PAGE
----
The Hong Kong Monetary Authority, on behalf of a group of the Asia-Pacific's central banks, has mandated State Street Global Advisors to manage the pan-Asian US dollar-denominated half of the $2 billion Asian Bond Fund-2. Now SSgA is preparing to expand the passive investment to private investors, including Asian retail and global institutional players.
The avenue to attracting retail investment from Hong Kong and Singapore investors will be via exchange-traded funds it plans to have authorized in those jurisdictions, says Vincent Duhamel, regional CEO at SSgA in Hong Kong. The fund will be listed on the Hong Kong Stock Exchange and SSgA hopes to have ETFs in the market this summer.
Duhamel believes the low-cost structure of an ETF - he hopes all-in fees will not surpass 30bp, versus around 75-100bp for a traditional bond fund - will generate a buzz. Lot sizes in the ETFs will also be much smaller than lots in bond issues, he says.
SSgA's own institutional sales team will target global investors keen to get a passive exposure to Asian fixed income.
ABF-2 follows the first Asian Bond Fund, a $1 billion portfolio of US dollar-denominated issuance from Asian sovereigns and quasi-sovereigns, passively managed by the Bank of International Settlements. The pan-Asian tranche of ABF-2 will invest in baskets of local currency bonds on an unhedged basis, with the total NAV expressed in US dollars. The assets are managed passively against an index provided by iBoxx, a unit of Dow Jones Indexes.
The other half of ABF-2 consists of eight purely local, actively traded local bond portfolios managed by domestic firms in China, Hong Kong, Indonesia, Korea, Malaysia, the Philippines, Singapore and Thailand. These mandates have also been awarded by the HKMA but calls to that organization were not returned by press time.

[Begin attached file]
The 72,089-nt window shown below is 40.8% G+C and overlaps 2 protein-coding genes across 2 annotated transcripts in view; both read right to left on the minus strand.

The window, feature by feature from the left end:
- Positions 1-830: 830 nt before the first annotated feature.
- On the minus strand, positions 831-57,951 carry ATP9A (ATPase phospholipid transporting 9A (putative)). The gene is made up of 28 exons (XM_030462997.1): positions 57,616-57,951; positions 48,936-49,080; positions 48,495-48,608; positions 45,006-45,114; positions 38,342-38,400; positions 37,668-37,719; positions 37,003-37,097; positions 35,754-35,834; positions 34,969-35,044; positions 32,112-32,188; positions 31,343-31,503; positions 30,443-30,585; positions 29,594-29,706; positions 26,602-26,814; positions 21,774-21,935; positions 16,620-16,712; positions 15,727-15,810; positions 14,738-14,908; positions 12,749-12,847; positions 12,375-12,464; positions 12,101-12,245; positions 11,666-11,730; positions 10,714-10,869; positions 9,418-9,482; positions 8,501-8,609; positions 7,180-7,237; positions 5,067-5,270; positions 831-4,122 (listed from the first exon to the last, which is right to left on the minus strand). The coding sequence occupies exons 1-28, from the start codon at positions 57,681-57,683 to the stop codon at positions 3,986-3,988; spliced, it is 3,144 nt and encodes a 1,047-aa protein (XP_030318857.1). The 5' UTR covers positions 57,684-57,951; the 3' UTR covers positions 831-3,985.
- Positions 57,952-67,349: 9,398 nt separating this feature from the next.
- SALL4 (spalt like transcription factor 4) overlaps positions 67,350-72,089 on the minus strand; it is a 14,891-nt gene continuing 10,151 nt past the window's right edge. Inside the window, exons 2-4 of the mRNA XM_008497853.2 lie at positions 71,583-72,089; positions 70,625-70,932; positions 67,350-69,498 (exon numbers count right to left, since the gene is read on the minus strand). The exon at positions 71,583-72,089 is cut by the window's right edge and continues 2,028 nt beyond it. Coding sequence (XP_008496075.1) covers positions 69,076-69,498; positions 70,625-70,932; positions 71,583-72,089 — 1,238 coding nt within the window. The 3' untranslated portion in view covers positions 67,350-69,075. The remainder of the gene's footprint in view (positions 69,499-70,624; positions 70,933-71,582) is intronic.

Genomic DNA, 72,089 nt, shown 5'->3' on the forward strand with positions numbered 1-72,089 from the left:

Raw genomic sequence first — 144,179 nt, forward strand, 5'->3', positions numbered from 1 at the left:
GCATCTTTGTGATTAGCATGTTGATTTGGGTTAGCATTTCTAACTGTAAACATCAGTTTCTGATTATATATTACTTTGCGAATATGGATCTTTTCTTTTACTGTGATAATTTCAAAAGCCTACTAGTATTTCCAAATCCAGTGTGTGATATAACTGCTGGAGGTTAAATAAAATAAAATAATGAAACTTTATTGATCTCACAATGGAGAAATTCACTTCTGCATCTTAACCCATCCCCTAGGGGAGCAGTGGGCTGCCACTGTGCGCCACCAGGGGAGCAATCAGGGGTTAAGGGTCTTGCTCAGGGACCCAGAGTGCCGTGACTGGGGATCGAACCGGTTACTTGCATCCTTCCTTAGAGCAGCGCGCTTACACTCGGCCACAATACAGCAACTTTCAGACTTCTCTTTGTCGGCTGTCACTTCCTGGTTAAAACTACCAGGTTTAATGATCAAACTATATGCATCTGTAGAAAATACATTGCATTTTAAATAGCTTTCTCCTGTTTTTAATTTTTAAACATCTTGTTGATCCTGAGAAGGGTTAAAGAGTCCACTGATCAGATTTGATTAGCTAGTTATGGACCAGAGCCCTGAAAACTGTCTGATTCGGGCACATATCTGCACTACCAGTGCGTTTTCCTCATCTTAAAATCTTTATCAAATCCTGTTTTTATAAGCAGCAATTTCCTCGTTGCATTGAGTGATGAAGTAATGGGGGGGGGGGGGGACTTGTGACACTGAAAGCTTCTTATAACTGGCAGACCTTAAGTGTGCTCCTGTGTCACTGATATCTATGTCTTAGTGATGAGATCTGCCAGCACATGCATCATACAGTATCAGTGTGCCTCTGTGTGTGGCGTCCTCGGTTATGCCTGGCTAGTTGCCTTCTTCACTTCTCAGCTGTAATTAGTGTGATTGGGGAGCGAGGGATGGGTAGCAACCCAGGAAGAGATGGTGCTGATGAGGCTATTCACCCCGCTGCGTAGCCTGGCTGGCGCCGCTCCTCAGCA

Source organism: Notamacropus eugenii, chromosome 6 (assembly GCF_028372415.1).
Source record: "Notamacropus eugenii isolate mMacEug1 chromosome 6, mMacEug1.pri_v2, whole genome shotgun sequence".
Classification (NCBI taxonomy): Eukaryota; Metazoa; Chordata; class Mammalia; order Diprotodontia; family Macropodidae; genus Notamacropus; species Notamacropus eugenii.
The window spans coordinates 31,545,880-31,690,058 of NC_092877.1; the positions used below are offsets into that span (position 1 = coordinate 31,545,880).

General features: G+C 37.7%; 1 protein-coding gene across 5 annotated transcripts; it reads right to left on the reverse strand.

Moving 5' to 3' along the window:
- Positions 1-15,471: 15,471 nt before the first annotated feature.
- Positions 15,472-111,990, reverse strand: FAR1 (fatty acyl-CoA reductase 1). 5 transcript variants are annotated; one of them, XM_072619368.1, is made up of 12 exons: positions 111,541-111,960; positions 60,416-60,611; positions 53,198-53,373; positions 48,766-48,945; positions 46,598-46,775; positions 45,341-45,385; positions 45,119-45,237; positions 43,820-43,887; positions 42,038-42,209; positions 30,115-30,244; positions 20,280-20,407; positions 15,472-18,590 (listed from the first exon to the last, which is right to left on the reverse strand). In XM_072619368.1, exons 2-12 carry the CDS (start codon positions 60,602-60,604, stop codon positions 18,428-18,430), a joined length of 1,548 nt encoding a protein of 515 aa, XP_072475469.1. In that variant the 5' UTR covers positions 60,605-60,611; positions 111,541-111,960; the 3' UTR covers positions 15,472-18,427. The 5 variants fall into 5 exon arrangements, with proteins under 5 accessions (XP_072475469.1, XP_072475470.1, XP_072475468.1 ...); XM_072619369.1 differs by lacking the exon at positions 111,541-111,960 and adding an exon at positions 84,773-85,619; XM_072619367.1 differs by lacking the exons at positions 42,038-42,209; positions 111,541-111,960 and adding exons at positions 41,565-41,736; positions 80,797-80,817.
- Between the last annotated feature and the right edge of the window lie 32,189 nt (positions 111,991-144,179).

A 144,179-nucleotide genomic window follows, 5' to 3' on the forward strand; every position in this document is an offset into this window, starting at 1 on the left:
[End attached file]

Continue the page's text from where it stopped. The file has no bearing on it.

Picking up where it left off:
The sales pitch for Asian fixed income would include an average spread of 300-400bp over US Treasuries but with comparable volatility; improving credit ratings among Asian sovereigns and quasi-sovereigns; and the potential upside of Asian currencies.
The big drawback to this asset class, regardless of the instrument, is liquidity. There's very little supply. "Liquidity risk is a big item, but we're trying to be a solution to this problem," Duhamel says. "The whole point of the Asian Bond Funds is to help create a third leg in capital markets, along with equities and bank finance." He says if the ABF-2 is a success, that means it will have not only attracted other investors, but catalyzed third parties to issue or invest in Asian domestic bonds. "If this fund works, others will follow, and we can create a yield curve," he says.
Duhamel is sanguine about the lack of futures to help arbitrageurs keep the ETFs' NAVs in line with the price of the fund - an instrument typical in equity ETFs. "Our ETF in China doesn't have a futures market but it still works," he says. "If the price of the fund diverges too much from the NAV, a market maker will jump in and take that trade." The experience of the SSgA-managed Hong Kong Tracker Fund may be a useful guide: initially, the premium or discount could reach 150bp, but as brokers became familiar with the product, that has since narrowed to 30bp. This may prove trickier with fixed income, however, because the underlying market is so illiquid. Things like taxes, spreads and especially market impact can make transaction costs high.
Duhamel says judging the pan-Asian fund's success just by the asset size it reaches is too crude. Rather success will also depend on how much domestic bond markets improve liquidity, how accurately they develop yield curves and whether the pan-Asian fund truly reflects those yields.
The ABF project has been led by 11 regional central banks and monetary authorities, including those representing ABF-2's eight target markets, plus Japan, Australia and New Zealand.